19th-Century African American Newspapers:
A Window into Life in Central Texas
Rise of the African American Press
It is somewhat remarkable that we can peruse copies of the first black newspapers in Austin, as they were rare even in their day. Some papers were short-lived or had only sporadic publication runs. This can be attributed to the precarious nature of establishing and maintaining a black news publication following Emancipation. Many black newspapers quickly met their demise because of high rates of illiteracy, widespread economic impoverishment, and expensive operation costs. The success of black newspapers was also further hindered by racism. Black-run enterprises faced a lot of hostility from whites, and print shops were often vulnerable to violence and destruction if they challenged whites’ mistreatment of blacks.
In spite of these challenges, however, the black press played an important role in the black community and received support from individual patrons, businesses, educational institutions, and religious congregations. Editors established black newspapers in direct response to white prejudice and exclusion. Black newspapers emphasized racial equality, social inclusion, and economic self-sufficiency. They discussed civil rights, the importance of black racial pride and religion, and the need for educational development. Correspondents specifically demanded an end to lynching and segregation as well as encouraged their readers to learn a trade and support black businesses.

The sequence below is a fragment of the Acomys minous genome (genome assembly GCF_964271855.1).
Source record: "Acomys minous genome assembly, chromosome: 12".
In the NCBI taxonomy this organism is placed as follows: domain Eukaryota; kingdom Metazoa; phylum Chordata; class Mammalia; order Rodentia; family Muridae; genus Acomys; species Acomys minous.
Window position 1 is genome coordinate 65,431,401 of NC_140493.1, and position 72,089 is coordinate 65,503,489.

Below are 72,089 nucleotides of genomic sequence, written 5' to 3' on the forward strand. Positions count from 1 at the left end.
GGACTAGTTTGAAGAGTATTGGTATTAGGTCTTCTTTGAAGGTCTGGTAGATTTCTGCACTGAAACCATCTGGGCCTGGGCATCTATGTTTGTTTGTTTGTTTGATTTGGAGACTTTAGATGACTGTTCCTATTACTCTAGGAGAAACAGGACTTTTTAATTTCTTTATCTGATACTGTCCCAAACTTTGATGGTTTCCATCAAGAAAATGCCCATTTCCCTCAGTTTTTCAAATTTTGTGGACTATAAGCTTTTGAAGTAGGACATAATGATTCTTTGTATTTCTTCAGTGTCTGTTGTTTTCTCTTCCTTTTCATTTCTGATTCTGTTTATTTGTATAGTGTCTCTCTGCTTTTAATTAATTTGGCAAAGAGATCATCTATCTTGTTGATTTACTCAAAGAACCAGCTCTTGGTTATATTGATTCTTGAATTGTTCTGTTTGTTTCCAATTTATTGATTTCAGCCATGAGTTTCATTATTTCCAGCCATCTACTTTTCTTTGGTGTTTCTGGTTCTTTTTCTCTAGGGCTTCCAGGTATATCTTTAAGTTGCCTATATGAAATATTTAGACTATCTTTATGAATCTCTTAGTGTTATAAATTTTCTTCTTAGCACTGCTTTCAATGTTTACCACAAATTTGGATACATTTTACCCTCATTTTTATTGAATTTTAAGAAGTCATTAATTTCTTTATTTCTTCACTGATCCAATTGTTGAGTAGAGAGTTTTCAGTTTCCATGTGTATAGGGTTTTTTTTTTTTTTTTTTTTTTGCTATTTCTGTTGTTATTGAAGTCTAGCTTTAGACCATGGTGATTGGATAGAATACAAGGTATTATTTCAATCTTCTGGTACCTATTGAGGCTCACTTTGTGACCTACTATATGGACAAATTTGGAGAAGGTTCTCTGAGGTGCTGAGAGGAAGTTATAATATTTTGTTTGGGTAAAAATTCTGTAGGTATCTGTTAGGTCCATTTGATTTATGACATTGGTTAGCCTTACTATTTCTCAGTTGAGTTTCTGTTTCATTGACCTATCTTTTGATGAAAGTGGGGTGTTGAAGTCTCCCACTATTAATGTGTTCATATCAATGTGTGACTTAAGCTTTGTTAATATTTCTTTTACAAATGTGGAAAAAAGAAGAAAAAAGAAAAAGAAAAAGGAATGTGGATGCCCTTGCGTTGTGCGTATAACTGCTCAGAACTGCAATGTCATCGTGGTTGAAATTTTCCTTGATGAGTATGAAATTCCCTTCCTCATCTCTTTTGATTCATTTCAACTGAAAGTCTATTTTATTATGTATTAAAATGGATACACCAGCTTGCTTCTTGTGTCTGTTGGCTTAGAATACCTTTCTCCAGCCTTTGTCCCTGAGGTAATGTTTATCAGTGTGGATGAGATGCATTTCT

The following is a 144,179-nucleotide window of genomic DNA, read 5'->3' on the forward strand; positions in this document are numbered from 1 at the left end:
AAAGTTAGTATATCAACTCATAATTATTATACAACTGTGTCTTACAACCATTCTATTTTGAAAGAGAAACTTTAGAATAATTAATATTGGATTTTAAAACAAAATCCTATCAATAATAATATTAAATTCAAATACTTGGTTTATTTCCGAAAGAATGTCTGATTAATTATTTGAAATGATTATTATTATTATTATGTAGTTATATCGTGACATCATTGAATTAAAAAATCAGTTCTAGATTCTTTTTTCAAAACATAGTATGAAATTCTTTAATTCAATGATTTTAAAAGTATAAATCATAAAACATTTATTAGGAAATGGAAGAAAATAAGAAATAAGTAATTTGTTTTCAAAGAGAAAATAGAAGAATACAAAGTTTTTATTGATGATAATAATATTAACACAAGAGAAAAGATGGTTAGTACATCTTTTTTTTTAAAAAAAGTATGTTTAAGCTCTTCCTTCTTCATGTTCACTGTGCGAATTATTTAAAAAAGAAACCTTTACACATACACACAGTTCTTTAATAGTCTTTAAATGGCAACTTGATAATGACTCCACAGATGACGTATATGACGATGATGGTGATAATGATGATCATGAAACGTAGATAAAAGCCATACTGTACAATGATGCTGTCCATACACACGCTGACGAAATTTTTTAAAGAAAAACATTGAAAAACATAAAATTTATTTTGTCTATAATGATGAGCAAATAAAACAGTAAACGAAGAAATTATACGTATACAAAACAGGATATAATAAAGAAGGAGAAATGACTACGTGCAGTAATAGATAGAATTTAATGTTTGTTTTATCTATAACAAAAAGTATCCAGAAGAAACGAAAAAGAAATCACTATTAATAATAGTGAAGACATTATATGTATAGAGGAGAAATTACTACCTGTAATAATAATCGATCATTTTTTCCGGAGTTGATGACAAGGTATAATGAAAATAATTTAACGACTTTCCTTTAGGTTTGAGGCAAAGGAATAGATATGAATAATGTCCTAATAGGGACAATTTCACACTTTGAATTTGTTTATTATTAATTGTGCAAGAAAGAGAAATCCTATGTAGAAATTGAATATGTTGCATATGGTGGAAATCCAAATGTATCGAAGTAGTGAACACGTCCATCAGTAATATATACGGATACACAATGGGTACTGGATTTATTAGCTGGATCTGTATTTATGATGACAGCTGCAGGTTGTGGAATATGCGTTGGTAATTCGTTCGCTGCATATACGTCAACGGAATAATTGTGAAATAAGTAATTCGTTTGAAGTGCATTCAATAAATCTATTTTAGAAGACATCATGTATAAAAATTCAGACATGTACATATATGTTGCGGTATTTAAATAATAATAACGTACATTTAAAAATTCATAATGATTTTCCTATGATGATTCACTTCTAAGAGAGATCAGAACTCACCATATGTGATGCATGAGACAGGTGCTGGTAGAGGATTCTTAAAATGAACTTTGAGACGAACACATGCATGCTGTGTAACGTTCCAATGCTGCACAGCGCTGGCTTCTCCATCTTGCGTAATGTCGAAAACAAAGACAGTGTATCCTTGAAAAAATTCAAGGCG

The importance of buying land and owning a home was also emphasized. In an article in The Free Man’s Press in August 1868, an anonymous author (probably the newspaper’s editor) summarized the general feelings about the freedom and security that came with owning a house and land. This article stressed that “A home will make the colored man a free man.”